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Diablo is a biker gang leader executed for the murder of a young woman. A year after his death, it's time for Spring Break. Football players Skip and Ronnie head to the beach, where Skip meets Gail, the sister of the woman who was murdered a year ago. All the fun and glory of Spring Break, however, is about to turn into a living nightmare when a mysterious person in a biker outfit begins to kill people by electrocution. Could it be that Diablo has returned from the dead? Written by
Nicolas De Toth and Rawley Valverde play Skip and Ronnie, a pair of college football players who, along with thousands of other like-minded youngsters, head to the beach for spring break in search of sun, sea, sand and sex. The pair's fun is interrupted, however, when they get on the wrong side of the town's local biker gang, and a mysterious killer begins to bump off the Easter revellers in truly shocking style.
Hiding behind the pseudonym Harry Kirkpatrick and shooting on location in Fort Lauderdale with an all-American cast, Italian horror director Umberto Lenzi is clearly intending to pass off this 80s slasher as a product of the US of A; to complete the illusion, he sets his sexy spring break shenanigans and murderous mayhem to a suitably loud hair metal soundtrack (he's not fooling me though: with a Claudio Simonetti score that sounds like leftovers from the Demons and Phenomena soundtracks, a really silly motorcycle that electrocutes its pillion passengers, and a daft denouement that could have come straight out of a giallo, this film's Italian origins seem only too apparent).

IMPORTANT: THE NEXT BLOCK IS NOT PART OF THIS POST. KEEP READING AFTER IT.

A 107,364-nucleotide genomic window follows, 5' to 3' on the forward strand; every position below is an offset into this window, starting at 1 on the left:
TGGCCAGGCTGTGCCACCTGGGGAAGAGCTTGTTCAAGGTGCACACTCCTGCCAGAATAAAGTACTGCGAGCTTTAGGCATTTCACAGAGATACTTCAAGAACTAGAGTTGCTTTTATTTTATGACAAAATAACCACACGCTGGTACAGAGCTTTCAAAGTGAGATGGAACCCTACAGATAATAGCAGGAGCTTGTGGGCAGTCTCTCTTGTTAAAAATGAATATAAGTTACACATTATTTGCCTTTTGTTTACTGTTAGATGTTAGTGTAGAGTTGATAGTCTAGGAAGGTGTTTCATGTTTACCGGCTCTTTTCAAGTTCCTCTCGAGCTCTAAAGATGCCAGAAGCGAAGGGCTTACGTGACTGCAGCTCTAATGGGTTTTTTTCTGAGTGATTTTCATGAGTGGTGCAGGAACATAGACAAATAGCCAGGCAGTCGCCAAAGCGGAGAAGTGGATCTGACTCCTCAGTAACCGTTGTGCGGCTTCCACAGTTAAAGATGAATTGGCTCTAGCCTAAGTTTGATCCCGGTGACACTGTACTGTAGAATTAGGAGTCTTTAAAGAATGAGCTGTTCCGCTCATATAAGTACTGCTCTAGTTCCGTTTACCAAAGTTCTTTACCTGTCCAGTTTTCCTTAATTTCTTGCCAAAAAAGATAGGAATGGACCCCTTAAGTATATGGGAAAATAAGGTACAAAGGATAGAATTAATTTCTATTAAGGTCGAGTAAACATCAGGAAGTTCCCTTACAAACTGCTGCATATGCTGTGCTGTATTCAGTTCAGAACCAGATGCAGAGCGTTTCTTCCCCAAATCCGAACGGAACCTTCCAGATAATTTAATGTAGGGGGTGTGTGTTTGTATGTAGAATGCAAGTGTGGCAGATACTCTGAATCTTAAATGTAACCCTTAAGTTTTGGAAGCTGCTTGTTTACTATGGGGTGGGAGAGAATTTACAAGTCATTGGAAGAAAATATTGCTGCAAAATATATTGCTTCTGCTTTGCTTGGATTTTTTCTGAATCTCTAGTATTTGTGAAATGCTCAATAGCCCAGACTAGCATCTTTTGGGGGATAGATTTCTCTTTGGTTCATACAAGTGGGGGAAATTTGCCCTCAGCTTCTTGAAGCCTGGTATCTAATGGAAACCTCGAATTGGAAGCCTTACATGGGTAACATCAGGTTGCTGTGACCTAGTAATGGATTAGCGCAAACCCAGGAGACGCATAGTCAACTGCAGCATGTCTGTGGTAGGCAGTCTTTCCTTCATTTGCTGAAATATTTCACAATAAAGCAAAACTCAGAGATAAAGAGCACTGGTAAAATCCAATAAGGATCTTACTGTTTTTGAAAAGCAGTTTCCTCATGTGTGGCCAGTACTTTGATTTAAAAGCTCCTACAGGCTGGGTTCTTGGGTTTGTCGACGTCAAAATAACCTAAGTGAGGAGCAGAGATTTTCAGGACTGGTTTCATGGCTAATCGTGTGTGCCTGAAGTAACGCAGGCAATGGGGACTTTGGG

Whenever Lenzi's attention is focused on either the wild antics of the sex-mad teens (wet t-shirt competitions, drunken zany pranks etc.,) or the gruesome activities of the psycho killer (best death: the roasting of a young woman in front of an open incinerator), Welcome To Spring Break is reasonably enjoyable trashy fare. Sadly, the plot frequently wanders into territory far less likely to entertain, the business with the bikers soon getting tiresome and a ridiculous sub-plot about the town's corrupt officials (which sees John Saxon slumming it as a sleazy sheriff) only serving to add to the tedium.
All in all, this is a pretty uneven effort, one for those who have already seen the slasher classics and wish to explore lesser known examples of the genre, or who simply enjoy their 80s horror extra cheesy.
4.5 out of 10, rounded up to 5 for all those lovely, big-haired, 80s beach babes.
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